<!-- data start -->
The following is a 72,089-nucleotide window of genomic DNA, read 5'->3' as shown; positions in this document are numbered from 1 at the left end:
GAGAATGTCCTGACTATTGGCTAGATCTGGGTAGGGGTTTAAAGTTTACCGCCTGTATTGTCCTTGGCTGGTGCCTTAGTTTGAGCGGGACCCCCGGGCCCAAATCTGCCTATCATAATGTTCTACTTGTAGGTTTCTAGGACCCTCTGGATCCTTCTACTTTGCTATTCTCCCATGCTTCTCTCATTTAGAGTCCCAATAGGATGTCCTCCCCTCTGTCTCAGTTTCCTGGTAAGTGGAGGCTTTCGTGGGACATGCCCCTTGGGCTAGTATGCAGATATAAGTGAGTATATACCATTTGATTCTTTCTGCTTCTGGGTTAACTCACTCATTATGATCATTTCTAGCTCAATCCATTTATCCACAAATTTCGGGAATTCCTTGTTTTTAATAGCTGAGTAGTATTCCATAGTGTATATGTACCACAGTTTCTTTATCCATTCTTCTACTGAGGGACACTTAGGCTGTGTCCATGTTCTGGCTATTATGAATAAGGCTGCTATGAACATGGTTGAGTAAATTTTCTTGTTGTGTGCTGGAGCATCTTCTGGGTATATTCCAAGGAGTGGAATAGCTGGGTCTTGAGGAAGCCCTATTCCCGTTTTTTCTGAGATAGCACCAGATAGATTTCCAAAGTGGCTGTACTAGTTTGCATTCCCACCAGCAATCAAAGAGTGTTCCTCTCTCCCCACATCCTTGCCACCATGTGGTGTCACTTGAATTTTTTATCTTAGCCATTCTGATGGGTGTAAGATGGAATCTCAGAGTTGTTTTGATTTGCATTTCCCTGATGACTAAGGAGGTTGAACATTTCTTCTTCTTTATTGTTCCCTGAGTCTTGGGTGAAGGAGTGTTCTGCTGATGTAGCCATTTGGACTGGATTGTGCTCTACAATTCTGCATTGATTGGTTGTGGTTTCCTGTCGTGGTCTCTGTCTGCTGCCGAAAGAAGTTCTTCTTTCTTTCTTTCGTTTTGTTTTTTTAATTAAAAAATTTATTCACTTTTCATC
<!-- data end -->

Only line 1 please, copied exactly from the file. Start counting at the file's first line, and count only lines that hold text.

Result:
The following is a 72,089-nucleotide window of genomic DNA, read 5'->3' as shown; positions in this document are numbered from 1 at the left end: